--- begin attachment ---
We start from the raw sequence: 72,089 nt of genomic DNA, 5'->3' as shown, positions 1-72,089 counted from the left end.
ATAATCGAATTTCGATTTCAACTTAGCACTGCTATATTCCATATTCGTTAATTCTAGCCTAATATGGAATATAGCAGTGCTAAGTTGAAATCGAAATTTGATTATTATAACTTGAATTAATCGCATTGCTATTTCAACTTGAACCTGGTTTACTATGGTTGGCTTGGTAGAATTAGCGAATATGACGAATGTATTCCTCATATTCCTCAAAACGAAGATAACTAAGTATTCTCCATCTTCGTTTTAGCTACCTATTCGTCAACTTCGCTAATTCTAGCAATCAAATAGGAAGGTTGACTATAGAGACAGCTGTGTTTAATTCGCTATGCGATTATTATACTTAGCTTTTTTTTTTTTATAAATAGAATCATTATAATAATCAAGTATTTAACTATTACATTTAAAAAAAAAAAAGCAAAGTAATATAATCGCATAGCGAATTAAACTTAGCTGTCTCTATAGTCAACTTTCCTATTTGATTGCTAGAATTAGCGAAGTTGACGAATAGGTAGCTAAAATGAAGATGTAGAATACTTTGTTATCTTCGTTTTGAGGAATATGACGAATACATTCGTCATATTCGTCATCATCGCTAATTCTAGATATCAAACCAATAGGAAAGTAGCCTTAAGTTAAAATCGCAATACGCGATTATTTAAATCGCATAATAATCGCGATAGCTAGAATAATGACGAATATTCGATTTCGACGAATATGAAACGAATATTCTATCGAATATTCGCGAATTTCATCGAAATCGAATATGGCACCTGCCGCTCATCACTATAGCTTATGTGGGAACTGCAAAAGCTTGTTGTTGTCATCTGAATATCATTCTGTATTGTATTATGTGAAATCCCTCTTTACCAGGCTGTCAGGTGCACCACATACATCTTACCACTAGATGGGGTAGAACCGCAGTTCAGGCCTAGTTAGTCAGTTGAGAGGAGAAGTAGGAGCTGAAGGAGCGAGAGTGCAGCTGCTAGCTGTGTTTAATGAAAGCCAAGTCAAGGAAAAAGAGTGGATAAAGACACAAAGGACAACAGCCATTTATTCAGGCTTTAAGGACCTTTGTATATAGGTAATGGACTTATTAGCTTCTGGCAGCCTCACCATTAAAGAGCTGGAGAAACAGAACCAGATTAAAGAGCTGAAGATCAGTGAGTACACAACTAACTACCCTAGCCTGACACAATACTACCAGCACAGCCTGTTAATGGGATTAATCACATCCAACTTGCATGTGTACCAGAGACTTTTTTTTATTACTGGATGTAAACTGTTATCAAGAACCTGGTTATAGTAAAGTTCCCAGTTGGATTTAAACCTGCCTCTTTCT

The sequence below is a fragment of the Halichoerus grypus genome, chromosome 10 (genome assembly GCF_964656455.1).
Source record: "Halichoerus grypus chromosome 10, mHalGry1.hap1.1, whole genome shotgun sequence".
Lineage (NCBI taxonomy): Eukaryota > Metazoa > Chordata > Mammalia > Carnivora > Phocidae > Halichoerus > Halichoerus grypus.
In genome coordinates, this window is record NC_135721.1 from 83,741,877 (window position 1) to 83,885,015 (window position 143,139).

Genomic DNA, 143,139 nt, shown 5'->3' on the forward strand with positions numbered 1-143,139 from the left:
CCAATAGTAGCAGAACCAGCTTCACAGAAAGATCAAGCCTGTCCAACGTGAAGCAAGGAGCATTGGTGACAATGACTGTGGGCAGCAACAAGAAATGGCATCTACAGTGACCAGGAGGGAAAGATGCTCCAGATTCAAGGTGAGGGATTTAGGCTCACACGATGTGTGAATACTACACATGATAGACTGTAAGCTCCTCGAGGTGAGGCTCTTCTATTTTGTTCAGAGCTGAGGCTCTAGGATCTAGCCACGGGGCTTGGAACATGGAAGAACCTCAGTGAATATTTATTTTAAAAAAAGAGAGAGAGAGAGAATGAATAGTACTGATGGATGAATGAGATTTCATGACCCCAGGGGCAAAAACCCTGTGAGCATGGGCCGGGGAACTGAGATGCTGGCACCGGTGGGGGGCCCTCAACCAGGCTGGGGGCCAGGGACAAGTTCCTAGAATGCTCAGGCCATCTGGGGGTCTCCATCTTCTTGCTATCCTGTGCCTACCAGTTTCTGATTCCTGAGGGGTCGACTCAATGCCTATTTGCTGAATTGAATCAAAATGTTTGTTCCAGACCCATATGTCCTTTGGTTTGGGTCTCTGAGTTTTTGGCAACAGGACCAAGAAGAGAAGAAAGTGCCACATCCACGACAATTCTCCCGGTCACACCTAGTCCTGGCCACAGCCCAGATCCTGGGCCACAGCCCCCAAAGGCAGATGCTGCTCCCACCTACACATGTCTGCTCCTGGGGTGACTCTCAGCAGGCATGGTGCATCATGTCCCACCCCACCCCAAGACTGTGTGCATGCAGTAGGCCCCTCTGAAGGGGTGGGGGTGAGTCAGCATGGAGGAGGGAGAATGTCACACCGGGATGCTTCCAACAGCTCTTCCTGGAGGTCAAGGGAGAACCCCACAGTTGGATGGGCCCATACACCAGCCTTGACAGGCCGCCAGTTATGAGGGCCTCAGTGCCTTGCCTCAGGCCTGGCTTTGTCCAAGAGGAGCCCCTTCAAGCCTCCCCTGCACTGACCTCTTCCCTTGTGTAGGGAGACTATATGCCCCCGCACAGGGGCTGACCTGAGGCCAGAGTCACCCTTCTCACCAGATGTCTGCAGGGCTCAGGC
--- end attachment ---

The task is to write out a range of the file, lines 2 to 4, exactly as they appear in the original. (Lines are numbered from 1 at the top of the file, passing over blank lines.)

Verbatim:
ATAATCGAATTTCGATTTCAACTTAGCACTGCTATATTCCATATTCGTTAATTCTAGCCTAATATGGAATATAGCAGTGCTAAGTTGAAATCGAAATTTGATTATTATAACTTGAATTAATCGCATTGCTATTTCAACTTGAACCTGGTTTACTATGGTTGGCTTGGTAGAATTAGCGAATATGACGAATGTATTCCTCATATTCCTCAAAACGAAGATAACTAAGTATTCTCCATCTTCGTTTTAGCTACCTATTCGTCAACTTCGCTAATTCTAGCAATCAAATAGGAAGGTTGACTATAGAGACAGCTGTGTTTAATTCGCTATGCGATTATTATACTTAGCTTTTTTTTTTTTATAAATAGAATCATTATAATAATCAAGTATTTAACTATTACATTTAAAAAAAAAAAAGCAAAGTAATATAATCGCATAGCGAATTAAACTTAGCTGTCTCTATAGTCAACTTTCCTATTTGATTGCTAGAATTAGCGAAGTTGACGAATAGGTAGCTAAAATGAAGATGTAGAATACTTTGTTATCTTCGTTTTGAGGAATATGACGAATACATTCGTCATATTCGTCATCATCGCTAATTCTAGATATCAAACCAATAGGAAAGTAGCCTTAAGTTAAAATCGCAATACGCGATTATTTAAATCGCATAATAATCGCGATAGCTAGAATAATGACGAATATTCGATTTCGACGAATATGAAACGAATATTCTATCGAATATTCGCGAATTTCATCGAAATCGAATATGGCACCTGCCGCTCATCACTATAGCTTATGTGGGAACTGCAAAAGCTTGTTGTTGTCATCTGAATATCATTCTGTATTGTATTATGTGAAATCCCTCTTTACCAGGCTGTCAGGTGCACCACATACATCTTACCACTAGATGGGGTAGAACCGCAGTTCAGGCCTAGTTAGTCAGTTGAGAGGAGAAGTAGGAGCTGAAGGAGCGAGAGTGCAGCTGCTAGCTGTGTTTAATGAAAGCCAAGTCAAGGAAAAAGAGTGGATAAAGACACAAAGGACAACAGCCATTTATTCAGGCTTTAAGGACCTTTGTATATAGGTAATGGACTTATTAGCTTCTGGCAGCCTCACCATTAAAGAGCTGGAGAAACAGAACCAGATTAAAGAGCTGAAGATCAGTGAGTACACAACTAACTACCCTAGCCTGACACAATACTACCAGCACAGCCTGTTAATGGGATTAATCACATCCAACTTGCATGTGTACCAGAGACTTTTTTTTATTACTGGATGTAAACTGTTATCAAGAACCTGGTTATAGTAAAGTTCCCAGTTGGATTTAAACCTGCCTCTTTCT

The sequence below is a fragment of the Halichoerus grypus genome, chromosome 10 (genome assembly GCF_964656455.1).
Source record: "Halichoerus grypus chromosome 10, mHalGry1.hap1.1, whole genome shotgun sequence".